Once in a while, just very occasionally, a book come my way which I find utterly compelling, and inspirational. Mark Collett’s, “The Fall Of Western Man” falls into that category.
My academic field is psychology (BSc Honours), and I was surprised to discover that the whole of the author’s theories are based on Freudian Psychoanalytic concepts. I was thus able to understand fully the points he was making. Don’t be put off by this academic path of the book, as Mark Collett does not use esoteric terminology and neologisms to show how clever he is. He uses everyday language which can be understood by any intelligent layman, and apart from that he spends his first two short chapters explaining the three psychological terms he will be using throughout the book, so that the reader will understand where he is coming from.
The author’s background marks him out as a “man with a past”, but he seems to have learned from the experiences of his past, and has managed to mentally separate nationalism and racism. This is a crucial ability in today’s cultural milieu.
For too long, nationalism has been the abode of people with doubtful motivation. They have focussed on race rather than culture, as the source of their antipathy to others, and thus, illogically, a person’s race makes him or her unacceptable in society, regardless of how long he or she may have lived and breathed in that society. Mark Collett has stepped out of that narrowly confined world, and focusses on culture rather than race as the source of many of our current difficulties. Collet thus becomes a sort of “thinking man’s nationalist”. This is a thoughtful book, and is a source of what could be called, “no hate nationalism”. It is aimed at those who have no wish to hate. Those who have no wish to disrespect others. Those who have a deep respect for other cultures, yet who see that mixing cultures will not bring cohesion in society at large in one cultural milieu. Note that I say “cultures” not “races”. Collett makes the point that it makes no difference what colour a person’s skin is, as long as they share a national culture.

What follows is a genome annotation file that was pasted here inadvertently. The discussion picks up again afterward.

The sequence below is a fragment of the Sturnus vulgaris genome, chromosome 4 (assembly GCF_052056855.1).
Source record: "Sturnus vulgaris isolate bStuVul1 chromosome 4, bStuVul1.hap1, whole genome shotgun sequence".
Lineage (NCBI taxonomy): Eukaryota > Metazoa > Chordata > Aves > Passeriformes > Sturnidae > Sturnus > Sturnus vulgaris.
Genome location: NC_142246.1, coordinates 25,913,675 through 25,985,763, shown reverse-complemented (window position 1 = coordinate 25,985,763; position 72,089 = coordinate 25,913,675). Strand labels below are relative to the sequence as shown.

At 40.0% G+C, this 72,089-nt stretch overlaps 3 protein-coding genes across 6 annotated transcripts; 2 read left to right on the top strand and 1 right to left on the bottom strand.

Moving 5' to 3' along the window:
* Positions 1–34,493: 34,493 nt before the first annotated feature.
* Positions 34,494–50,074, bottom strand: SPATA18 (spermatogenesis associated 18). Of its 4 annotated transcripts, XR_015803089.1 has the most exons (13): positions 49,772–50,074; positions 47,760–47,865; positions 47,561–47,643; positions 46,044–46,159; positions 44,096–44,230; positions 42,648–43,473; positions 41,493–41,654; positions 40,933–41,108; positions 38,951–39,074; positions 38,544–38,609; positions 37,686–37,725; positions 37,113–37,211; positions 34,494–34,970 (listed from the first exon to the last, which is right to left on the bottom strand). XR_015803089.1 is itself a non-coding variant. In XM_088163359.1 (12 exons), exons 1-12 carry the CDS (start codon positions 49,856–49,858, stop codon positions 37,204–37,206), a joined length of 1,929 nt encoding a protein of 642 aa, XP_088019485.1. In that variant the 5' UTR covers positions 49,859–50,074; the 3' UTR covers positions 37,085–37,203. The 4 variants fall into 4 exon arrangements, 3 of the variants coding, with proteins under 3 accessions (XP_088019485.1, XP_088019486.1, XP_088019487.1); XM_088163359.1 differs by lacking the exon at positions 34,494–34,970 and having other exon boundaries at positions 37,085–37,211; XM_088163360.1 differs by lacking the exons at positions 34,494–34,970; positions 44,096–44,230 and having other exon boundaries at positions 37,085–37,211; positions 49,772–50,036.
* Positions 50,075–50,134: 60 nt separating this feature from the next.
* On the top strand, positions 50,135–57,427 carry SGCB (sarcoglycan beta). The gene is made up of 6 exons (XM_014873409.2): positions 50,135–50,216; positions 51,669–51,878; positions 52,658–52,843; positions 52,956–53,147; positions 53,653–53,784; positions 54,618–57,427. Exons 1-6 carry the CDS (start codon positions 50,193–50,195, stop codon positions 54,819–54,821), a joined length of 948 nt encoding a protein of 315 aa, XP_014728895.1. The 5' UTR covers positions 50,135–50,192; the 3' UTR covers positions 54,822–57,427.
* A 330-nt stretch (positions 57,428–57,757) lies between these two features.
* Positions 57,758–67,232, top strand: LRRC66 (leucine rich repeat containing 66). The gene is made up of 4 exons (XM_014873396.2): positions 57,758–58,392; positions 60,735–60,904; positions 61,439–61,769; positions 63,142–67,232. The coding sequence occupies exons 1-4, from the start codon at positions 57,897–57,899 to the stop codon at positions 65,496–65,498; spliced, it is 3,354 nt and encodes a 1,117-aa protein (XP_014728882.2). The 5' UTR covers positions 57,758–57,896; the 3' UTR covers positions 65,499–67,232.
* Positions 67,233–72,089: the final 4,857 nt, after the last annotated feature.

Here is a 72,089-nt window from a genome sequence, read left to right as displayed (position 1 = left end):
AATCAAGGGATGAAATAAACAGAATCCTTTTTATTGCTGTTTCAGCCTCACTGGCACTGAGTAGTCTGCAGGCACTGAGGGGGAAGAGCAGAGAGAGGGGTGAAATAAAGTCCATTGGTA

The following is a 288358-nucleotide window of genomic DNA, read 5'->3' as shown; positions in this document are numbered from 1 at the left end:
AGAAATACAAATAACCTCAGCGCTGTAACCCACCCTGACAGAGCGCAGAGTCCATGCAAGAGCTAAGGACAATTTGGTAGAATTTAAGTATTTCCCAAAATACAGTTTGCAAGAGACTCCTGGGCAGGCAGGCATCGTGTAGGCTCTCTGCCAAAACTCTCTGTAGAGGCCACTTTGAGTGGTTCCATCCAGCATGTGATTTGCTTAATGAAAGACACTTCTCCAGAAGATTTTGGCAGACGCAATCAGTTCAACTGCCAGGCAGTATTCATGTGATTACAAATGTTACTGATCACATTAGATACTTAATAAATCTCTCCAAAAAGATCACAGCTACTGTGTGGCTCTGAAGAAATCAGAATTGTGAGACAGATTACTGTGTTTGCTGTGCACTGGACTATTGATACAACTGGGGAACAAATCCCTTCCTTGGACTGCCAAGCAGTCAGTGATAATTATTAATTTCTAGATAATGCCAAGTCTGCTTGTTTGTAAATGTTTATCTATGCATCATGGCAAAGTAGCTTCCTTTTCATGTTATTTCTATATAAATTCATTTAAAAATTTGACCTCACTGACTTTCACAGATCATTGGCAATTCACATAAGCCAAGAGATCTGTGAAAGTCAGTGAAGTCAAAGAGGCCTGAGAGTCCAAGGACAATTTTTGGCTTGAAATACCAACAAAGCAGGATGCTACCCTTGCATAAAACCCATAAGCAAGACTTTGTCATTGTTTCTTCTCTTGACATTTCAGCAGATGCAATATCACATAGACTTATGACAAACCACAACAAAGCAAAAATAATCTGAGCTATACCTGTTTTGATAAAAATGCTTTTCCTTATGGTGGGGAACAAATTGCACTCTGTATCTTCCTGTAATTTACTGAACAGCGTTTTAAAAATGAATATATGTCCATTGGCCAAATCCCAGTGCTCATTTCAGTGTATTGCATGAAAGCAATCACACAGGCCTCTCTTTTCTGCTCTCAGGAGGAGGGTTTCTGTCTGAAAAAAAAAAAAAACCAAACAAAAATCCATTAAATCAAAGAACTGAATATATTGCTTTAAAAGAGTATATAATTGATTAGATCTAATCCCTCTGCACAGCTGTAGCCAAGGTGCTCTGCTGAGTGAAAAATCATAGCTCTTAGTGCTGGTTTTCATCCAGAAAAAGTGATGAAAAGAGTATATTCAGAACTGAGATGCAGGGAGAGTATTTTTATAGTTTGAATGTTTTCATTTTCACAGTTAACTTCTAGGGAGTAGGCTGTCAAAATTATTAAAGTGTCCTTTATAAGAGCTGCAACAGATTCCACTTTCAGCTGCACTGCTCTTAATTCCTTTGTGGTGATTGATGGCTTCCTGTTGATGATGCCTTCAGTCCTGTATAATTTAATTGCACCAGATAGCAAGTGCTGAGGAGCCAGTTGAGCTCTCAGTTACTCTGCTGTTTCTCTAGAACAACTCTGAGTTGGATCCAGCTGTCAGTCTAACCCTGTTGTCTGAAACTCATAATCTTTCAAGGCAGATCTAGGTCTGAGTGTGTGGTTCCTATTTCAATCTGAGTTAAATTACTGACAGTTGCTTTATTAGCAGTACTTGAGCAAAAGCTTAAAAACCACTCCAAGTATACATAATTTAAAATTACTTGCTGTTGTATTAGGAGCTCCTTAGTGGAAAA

I liked this book. It is thoughtful. There were parts of it that I disagreed with, but on the whole a lot that I did agree with, as I have always seen myself as being in no sense a racist, but in other senses a non-apologetic culturalist.
On the whole a thought provoking book, which I feel is a useful piece of the dialectic about nationalism, racism and culturalism in the UK.